A Collaboration with the University of Pittsburgh

Pakistan court sentences 6 for murder of journalist

The Pakistani High Court of Sindh Karachi [official website] sentenced [Anadolu Agency report] six men on Saturday for the 2011 murder of prominent TV journalist Wali Khan Babar. The landmark ruling makes the first time in Pakistan's history that individuals have been tried and sentenced for the murder of a journalist. The two men receiving the death sentence were charged in absentia, and the remaining four were sentenced to life in prison. The defendants are associated with the Muttahida Quami Movement (MQM) [official website, in Urdu], a linguistic party that claims to support to 'realism and practicalism,' but the MQM denies any involvement. One of the men convicted in the case posted a confession to YouTube, claiming he was asked to follow Babar home from work by an activist from the Muttahida Qaumi Movement (MQM). According to Pakistan's Federal Union of Journalists (PFUJ) [official website], approximately 90 journalists have been killed in the last decade in different parts of Pakistan.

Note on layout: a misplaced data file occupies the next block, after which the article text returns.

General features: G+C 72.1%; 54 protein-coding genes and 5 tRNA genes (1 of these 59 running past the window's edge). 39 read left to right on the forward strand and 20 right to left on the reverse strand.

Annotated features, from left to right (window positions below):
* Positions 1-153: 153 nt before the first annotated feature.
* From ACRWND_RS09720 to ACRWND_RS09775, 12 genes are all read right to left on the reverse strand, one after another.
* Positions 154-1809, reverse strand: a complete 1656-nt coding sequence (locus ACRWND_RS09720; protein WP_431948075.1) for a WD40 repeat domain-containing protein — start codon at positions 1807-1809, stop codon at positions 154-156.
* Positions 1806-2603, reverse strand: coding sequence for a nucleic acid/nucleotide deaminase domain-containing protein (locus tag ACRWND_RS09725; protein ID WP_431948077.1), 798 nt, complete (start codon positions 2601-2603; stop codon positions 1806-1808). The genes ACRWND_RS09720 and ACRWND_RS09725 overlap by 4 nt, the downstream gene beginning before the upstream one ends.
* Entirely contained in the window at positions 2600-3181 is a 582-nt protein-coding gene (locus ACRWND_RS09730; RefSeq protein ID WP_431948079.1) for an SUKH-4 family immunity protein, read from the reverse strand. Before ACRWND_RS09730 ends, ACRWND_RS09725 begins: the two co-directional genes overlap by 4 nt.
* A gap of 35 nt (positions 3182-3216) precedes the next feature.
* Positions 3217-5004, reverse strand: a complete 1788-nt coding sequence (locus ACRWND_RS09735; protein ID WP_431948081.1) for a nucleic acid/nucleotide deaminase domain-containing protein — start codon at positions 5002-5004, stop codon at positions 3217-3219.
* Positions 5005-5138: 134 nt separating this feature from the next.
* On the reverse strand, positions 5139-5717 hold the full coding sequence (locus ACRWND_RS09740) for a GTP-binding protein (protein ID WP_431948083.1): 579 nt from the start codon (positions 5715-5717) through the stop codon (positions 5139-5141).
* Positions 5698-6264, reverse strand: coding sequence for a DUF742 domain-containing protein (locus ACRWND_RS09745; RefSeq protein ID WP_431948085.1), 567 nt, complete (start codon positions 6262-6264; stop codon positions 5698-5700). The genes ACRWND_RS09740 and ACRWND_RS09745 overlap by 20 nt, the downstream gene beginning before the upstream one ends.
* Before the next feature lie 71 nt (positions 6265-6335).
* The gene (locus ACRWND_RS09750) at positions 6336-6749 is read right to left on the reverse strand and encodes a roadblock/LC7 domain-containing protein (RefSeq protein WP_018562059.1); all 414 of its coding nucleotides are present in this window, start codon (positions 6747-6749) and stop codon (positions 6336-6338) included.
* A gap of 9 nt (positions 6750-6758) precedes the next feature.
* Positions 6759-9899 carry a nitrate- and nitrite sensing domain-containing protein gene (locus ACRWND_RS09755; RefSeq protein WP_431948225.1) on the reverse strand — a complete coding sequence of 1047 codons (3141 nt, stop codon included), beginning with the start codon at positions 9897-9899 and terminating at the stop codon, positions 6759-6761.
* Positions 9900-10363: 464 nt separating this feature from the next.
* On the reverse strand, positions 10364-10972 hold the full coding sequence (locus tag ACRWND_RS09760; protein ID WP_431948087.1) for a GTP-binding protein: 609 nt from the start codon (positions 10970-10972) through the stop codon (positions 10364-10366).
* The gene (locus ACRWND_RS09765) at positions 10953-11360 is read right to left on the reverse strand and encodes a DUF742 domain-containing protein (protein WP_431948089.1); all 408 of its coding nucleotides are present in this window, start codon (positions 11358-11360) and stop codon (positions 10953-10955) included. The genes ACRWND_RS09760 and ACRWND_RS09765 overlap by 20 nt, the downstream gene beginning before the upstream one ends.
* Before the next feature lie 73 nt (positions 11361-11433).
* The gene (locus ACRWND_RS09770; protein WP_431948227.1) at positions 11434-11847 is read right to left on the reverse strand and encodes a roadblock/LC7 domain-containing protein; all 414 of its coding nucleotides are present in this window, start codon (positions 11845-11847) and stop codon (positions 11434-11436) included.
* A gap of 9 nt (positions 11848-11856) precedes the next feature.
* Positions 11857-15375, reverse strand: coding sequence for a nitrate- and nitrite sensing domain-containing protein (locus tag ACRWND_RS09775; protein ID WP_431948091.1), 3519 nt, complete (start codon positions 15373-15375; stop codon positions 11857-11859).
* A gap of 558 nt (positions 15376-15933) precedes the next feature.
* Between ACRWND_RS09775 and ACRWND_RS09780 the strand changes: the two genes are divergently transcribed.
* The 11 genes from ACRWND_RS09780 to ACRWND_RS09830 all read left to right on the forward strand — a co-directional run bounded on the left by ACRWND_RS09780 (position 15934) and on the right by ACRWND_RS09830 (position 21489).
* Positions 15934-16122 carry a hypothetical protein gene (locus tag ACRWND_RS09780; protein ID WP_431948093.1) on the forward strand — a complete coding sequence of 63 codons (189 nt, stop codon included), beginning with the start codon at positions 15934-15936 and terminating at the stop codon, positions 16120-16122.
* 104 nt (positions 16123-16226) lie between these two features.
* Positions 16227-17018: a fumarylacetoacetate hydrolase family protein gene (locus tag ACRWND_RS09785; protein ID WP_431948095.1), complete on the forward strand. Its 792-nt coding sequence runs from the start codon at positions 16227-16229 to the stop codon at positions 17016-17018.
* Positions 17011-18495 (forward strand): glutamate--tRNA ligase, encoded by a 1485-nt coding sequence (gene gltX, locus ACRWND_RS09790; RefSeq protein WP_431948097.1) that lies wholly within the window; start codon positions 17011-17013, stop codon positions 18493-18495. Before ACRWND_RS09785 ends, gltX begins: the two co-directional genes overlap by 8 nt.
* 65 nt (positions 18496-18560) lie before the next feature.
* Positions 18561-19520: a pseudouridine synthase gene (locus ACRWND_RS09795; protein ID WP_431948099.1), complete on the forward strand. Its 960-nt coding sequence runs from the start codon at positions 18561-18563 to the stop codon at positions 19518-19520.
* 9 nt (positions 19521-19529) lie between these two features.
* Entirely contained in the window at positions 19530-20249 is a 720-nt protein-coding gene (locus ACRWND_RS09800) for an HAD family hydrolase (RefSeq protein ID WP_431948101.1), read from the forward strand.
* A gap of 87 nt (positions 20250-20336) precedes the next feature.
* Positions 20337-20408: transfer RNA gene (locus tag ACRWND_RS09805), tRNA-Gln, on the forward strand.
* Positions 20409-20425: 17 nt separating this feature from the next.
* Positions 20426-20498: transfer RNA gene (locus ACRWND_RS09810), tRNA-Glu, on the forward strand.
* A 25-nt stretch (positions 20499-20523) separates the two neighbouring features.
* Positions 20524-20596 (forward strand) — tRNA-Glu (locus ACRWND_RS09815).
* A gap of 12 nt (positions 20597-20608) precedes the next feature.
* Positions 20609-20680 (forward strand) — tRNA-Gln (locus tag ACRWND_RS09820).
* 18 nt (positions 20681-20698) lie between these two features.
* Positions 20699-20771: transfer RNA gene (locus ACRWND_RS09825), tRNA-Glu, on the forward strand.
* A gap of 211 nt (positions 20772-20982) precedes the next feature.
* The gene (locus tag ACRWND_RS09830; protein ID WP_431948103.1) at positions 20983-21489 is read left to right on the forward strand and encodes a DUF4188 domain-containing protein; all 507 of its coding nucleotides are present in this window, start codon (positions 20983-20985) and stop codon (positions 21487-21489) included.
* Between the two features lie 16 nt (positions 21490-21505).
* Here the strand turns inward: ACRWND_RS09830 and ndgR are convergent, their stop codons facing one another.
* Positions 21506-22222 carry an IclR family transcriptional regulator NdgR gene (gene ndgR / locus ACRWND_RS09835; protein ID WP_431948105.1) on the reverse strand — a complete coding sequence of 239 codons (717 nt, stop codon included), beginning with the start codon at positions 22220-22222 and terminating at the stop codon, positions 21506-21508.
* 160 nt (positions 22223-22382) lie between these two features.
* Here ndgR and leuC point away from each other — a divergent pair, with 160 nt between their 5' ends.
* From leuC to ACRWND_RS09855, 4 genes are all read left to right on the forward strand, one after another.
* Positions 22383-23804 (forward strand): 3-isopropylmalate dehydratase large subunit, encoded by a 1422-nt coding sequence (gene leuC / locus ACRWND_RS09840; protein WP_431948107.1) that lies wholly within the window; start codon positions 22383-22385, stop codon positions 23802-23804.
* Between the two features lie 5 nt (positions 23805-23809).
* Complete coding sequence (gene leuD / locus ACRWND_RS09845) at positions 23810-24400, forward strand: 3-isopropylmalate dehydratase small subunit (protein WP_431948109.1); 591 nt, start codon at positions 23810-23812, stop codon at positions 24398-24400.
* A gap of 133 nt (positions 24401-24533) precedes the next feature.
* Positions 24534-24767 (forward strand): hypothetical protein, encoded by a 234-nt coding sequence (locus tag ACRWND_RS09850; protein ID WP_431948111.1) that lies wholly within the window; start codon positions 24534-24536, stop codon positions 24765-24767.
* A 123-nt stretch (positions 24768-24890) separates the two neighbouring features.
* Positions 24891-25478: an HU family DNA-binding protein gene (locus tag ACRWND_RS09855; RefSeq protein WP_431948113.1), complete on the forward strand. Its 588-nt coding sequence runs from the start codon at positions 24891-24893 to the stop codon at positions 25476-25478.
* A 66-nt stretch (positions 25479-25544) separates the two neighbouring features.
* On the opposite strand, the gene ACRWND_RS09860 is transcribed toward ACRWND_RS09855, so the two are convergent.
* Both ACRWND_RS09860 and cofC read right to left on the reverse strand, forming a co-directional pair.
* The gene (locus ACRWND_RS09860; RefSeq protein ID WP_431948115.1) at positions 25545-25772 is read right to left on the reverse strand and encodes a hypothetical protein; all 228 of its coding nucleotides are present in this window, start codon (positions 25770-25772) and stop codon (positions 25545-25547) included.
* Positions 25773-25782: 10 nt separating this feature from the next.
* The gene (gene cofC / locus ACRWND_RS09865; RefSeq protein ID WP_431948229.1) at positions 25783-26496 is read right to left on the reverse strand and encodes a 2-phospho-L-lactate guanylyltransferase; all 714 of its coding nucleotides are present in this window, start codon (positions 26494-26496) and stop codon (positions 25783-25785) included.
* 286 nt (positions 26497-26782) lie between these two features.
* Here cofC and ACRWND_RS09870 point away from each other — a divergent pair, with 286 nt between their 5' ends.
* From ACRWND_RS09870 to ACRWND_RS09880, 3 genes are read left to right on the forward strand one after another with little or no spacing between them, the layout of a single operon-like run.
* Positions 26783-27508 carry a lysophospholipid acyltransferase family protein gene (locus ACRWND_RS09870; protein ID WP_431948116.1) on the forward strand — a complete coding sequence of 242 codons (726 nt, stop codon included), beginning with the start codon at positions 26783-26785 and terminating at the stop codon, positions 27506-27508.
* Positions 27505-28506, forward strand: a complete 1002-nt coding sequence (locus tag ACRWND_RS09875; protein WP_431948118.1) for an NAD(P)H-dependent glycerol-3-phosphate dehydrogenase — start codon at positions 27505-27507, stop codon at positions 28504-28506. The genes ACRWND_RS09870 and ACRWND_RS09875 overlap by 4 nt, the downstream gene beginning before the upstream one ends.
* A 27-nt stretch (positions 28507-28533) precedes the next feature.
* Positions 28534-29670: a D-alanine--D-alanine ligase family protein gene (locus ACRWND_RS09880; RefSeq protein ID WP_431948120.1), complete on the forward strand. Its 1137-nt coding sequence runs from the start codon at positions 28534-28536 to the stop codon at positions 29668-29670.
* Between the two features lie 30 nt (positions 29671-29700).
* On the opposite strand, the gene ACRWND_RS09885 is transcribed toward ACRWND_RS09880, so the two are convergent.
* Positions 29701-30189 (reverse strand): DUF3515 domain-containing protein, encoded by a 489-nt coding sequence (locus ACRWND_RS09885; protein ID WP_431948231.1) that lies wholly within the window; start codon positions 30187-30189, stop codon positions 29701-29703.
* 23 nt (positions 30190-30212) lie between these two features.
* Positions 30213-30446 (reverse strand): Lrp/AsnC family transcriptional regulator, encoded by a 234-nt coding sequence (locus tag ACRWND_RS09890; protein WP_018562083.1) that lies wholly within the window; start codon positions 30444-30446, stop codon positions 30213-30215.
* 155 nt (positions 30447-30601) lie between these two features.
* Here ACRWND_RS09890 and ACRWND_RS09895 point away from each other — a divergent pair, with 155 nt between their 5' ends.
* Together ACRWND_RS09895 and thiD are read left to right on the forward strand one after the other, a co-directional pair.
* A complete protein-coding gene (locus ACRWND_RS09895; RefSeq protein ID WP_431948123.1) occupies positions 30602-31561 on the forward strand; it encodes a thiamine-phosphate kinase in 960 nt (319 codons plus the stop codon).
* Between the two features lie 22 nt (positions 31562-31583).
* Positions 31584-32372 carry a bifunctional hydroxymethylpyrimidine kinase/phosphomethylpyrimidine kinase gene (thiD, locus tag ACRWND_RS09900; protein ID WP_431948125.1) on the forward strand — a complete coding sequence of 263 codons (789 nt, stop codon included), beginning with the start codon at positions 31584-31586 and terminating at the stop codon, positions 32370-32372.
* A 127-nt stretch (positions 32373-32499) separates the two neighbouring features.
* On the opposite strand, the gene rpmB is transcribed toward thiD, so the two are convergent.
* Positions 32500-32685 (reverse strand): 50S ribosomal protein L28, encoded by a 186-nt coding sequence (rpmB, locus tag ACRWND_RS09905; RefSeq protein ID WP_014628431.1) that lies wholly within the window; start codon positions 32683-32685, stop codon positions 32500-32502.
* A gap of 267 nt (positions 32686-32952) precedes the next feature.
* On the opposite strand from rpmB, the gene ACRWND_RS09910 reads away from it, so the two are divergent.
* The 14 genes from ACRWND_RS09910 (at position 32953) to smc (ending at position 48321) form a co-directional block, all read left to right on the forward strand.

Protection of free expression remains a key concern for international human rights advocates and nations around the world. In January two former Serbian senior secret service members were arrested [JURIST report] under suspicion that they planned the 1999 killing of anti-government journalist Slavko Curuvija. The Committee to Protect Journalists (CPJ) [official website] published [JURIST report] a report [text] in December, finding Syria the most dangerous nation in the world for journalists, with Egypt and Iraq just behind. The CPJ's report found that of the estimated 70 journalists killed worldwide [CPJ database] in 2013, 29 were in Syria. Last September, two independent UN human rights experts stressed [JURIST report] the UK's obligation to ensure that investigative journalists are allowed protection from intimidation and punishment. In August, Human Rights Watch (HRW) [advocacy website] urged [JURIST report] the Philippine government to act in order to bring the killers of three local journalists to justice and stop further violence.

About Paper Chase

Paper Chase is JURIST's real-time legal news service, powered by a team of 30 law student reporters and editors led by law professor Bernard Hibbitts at the University of Pittsburgh School of Law. As an educational service, Paper Chase is dedicated to presenting important legal news and materials rapidly, objectively and intelligibly in an accessible format.

© Copyright JURIST Legal News and Research Services, Inc., 2013.